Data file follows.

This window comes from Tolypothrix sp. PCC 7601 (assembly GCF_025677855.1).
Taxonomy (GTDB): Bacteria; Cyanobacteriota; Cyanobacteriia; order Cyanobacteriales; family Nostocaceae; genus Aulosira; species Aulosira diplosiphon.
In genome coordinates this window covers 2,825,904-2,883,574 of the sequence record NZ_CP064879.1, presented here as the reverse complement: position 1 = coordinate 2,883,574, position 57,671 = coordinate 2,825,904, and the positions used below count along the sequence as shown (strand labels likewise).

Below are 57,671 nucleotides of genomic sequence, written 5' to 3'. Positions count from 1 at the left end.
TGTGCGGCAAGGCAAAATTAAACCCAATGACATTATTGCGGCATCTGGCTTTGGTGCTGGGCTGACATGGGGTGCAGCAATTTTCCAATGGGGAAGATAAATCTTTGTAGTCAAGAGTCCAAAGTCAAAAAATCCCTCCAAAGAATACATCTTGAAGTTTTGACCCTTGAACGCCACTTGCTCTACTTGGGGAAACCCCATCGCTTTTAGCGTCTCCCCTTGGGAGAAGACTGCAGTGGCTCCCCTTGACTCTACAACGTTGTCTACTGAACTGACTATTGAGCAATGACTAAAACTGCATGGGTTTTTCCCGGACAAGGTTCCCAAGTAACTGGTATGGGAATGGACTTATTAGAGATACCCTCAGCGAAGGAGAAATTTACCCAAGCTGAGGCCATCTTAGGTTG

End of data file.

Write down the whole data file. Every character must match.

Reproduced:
This window comes from Tolypothrix sp. PCC 7601 (assembly GCF_025677855.1).
Taxonomy (GTDB): Bacteria; Cyanobacteriota; Cyanobacteriia; order Cyanobacteriales; family Nostocaceae; genus Aulosira; species Aulosira diplosiphon.
In genome coordinates this window covers 2,825,904-2,883,574 of the sequence record NZ_CP064879.1, presented here as the reverse complement: position 1 = coordinate 2,883,574, position 57,671 = coordinate 2,825,904, and the positions used below count along the sequence as shown (strand labels likewise).

Below are 57,671 nucleotides of genomic sequence, written 5' to 3'. Positions count from 1 at the left end.
TGTGCGGCAAGGCAAAATTAAACCCAATGACATTATTGCGGCATCTGGCTTTGGTGCTGGGCTGACATGGGGTGCAGCAATTTTCCAATGGGGAAGATAAATCTTTGTAGTCAAGAGTCCAAAGTCAAAAAATCCCTCCAAAGAATACATCTTGAAGTTTTGACCCTTGAACGCCACTTGCTCTACTTGGGGAAACCCCATCGCTTTTAGCGTCTCCCCTTGGGAGAAGACTGCAGTGGCTCCCCTTGACTCTACAACGTTGTCTACTGAACTGACTATTGAGCAATGACTAAAACTGCATGGGTTTTTCCCGGACAAGGTTCCCAAGTAACTGGTATGGGAATGGACTTATTAGAGATACCCTCAGCGAAGGAGAAATTTACCCAAGCTGAGGCCATCTTAGGTTG